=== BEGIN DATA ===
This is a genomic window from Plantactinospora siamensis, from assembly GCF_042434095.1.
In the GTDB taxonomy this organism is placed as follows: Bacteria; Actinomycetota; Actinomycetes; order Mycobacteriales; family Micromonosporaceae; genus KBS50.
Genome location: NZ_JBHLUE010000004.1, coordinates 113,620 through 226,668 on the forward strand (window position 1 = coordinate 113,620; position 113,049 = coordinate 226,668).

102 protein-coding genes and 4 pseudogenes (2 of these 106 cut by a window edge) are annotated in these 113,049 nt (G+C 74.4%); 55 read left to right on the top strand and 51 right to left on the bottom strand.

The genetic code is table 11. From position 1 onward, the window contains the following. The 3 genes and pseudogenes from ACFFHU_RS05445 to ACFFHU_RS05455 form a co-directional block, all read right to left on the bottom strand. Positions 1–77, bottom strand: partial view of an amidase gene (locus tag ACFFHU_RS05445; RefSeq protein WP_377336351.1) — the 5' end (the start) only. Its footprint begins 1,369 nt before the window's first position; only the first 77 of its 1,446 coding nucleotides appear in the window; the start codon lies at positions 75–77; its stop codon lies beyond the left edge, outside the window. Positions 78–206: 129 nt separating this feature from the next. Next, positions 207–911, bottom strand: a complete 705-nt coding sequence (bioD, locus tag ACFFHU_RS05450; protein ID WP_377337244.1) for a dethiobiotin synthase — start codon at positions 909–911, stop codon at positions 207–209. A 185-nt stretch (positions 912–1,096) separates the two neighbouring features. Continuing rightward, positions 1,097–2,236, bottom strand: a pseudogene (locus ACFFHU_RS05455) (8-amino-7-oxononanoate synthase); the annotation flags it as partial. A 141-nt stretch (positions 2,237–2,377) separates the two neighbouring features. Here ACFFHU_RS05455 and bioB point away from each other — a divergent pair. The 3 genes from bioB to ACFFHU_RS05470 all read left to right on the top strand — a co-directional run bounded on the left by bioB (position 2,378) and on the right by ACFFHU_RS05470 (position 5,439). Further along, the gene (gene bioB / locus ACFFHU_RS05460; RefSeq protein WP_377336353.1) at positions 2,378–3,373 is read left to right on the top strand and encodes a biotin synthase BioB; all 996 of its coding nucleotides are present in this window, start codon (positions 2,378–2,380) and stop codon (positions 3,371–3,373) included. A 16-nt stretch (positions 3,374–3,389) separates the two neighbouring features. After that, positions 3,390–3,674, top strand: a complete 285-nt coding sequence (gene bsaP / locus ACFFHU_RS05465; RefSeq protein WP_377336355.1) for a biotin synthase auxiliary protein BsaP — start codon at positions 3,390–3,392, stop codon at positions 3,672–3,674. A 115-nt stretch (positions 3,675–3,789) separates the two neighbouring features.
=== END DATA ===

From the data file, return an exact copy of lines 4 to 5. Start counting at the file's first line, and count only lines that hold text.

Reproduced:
102 protein-coding genes and 4 pseudogenes (2 of these 106 cut by a window edge) are annotated in these 113,049 nt (G+C 74.4%); 55 read left to right on the top strand and 51 right to left on the bottom strand.

The genetic code is table 11. From position 1 onward, the window contains the following. The 3 genes and pseudogenes from ACFFHU_RS05445 to ACFFHU_RS05455 form a co-directional block, all read right to left on the bottom strand. Positions 1–77, bottom strand: partial view of an amidase gene (locus tag ACFFHU_RS05445; RefSeq protein WP_377336351.1) — the 5' end (the start) only. Its footprint begins 1,369 nt before the window's first position; only the first 77 of its 1,446 coding nucleotides appear in the window; the start codon lies at positions 75–77; its stop codon lies beyond the left edge, outside the window. Positions 78–206: 129 nt separating this feature from the next. Next, positions 207–911, bottom strand: a complete 705-nt coding sequence (bioD, locus tag ACFFHU_RS05450; protein ID WP_377337244.1) for a dethiobiotin synthase — start codon at positions 909–911, stop codon at positions 207–209. A 185-nt stretch (positions 912–1,096) separates the two neighbouring features. Continuing rightward, positions 1,097–2,236, bottom strand: a pseudogene (locus ACFFHU_RS05455) (8-amino-7-oxononanoate synthase); the annotation flags it as partial. A 141-nt stretch (positions 2,237–2,377) separates the two neighbouring features. Here ACFFHU_RS05455 and bioB point away from each other — a divergent pair. The 3 genes from bioB to ACFFHU_RS05470 all read left to right on the top strand — a co-directional run bounded on the left by bioB (position 2,378) and on the right by ACFFHU_RS05470 (position 5,439). Further along, the gene (gene bioB / locus ACFFHU_RS05460; RefSeq protein WP_377336353.1) at positions 2,378–3,373 is read left to right on the top strand and encodes a biotin synthase BioB; all 996 of its coding nucleotides are present in this window, start codon (positions 2,378–2,380) and stop codon (positions 3,371–3,373) included. A 16-nt stretch (positions 3,374–3,389) separates the two neighbouring features. After that, positions 3,390–3,674, top strand: a complete 285-nt coding sequence (gene bsaP / locus ACFFHU_RS05465; RefSeq protein WP_377336355.1) for a biotin synthase auxiliary protein BsaP — start codon at positions 3,390–3,392, stop codon at positions 3,672–3,674. A 115-nt stretch (positions 3,675–3,789) separates the two neighbouring features.